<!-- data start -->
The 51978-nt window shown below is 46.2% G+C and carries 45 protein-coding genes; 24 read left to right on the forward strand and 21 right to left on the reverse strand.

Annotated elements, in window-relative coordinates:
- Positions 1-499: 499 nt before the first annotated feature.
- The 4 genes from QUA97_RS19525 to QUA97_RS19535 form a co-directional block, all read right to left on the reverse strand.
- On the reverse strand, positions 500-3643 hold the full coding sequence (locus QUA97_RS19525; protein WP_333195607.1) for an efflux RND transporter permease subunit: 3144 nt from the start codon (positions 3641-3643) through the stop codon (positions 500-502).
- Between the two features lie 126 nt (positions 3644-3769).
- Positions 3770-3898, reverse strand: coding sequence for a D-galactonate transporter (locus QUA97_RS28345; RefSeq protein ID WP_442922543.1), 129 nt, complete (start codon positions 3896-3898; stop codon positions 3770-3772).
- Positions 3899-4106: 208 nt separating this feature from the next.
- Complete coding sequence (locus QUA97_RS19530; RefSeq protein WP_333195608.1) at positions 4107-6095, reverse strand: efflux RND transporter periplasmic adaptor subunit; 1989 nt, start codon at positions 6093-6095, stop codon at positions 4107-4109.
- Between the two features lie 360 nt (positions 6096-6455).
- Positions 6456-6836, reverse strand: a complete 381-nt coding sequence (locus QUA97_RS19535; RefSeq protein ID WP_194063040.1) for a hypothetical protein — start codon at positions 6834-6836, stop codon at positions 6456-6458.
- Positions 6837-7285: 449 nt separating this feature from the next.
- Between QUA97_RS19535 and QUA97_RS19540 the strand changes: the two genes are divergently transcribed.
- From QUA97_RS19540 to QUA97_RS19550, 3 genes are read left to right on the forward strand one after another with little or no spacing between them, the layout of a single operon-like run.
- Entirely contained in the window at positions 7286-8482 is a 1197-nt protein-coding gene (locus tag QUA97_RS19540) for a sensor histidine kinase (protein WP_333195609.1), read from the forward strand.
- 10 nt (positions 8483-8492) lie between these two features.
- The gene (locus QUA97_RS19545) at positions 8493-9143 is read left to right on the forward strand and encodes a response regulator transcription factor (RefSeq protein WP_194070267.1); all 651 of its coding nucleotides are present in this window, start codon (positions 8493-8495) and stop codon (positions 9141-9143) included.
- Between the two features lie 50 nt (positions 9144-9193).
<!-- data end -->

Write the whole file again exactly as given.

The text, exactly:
The 51978-nt window shown below is 46.2% G+C and carries 45 protein-coding genes; 24 read left to right on the forward strand and 21 right to left on the reverse strand.

Annotated elements, in window-relative coordinates:
- Positions 1-499: 499 nt before the first annotated feature.
- The 4 genes from QUA97_RS19525 to QUA97_RS19535 form a co-directional block, all read right to left on the reverse strand.
- On the reverse strand, positions 500-3643 hold the full coding sequence (locus QUA97_RS19525; protein WP_333195607.1) for an efflux RND transporter permease subunit: 3144 nt from the start codon (positions 3641-3643) through the stop codon (positions 500-502).
- Between the two features lie 126 nt (positions 3644-3769).
- Positions 3770-3898, reverse strand: coding sequence for a D-galactonate transporter (locus QUA97_RS28345; RefSeq protein ID WP_442922543.1), 129 nt, complete (start codon positions 3896-3898; stop codon positions 3770-3772).
- Positions 3899-4106: 208 nt separating this feature from the next.
- Complete coding sequence (locus QUA97_RS19530; RefSeq protein WP_333195608.1) at positions 4107-6095, reverse strand: efflux RND transporter periplasmic adaptor subunit; 1989 nt, start codon at positions 6093-6095, stop codon at positions 4107-4109.
- Between the two features lie 360 nt (positions 6096-6455).
- Positions 6456-6836, reverse strand: a complete 381-nt coding sequence (locus QUA97_RS19535; RefSeq protein ID WP_194063040.1) for a hypothetical protein — start codon at positions 6834-6836, stop codon at positions 6456-6458.
- Positions 6837-7285: 449 nt separating this feature from the next.
- Between QUA97_RS19535 and QUA97_RS19540 the strand changes: the two genes are divergently transcribed.
- From QUA97_RS19540 to QUA97_RS19550, 3 genes are read left to right on the forward strand one after another with little or no spacing between them, the layout of a single operon-like run.
- Entirely contained in the window at positions 7286-8482 is a 1197-nt protein-coding gene (locus tag QUA97_RS19540) for a sensor histidine kinase (protein WP_333195609.1), read from the forward strand.
- 10 nt (positions 8483-8492) lie between these two features.
- The gene (locus QUA97_RS19545) at positions 8493-9143 is read left to right on the forward strand and encodes a response regulator transcription factor (RefSeq protein WP_194070267.1); all 651 of its coding nucleotides are present in this window, start codon (positions 8493-8495) and stop codon (positions 9141-9143) included.
- Between the two features lie 50 nt (positions 9144-9193).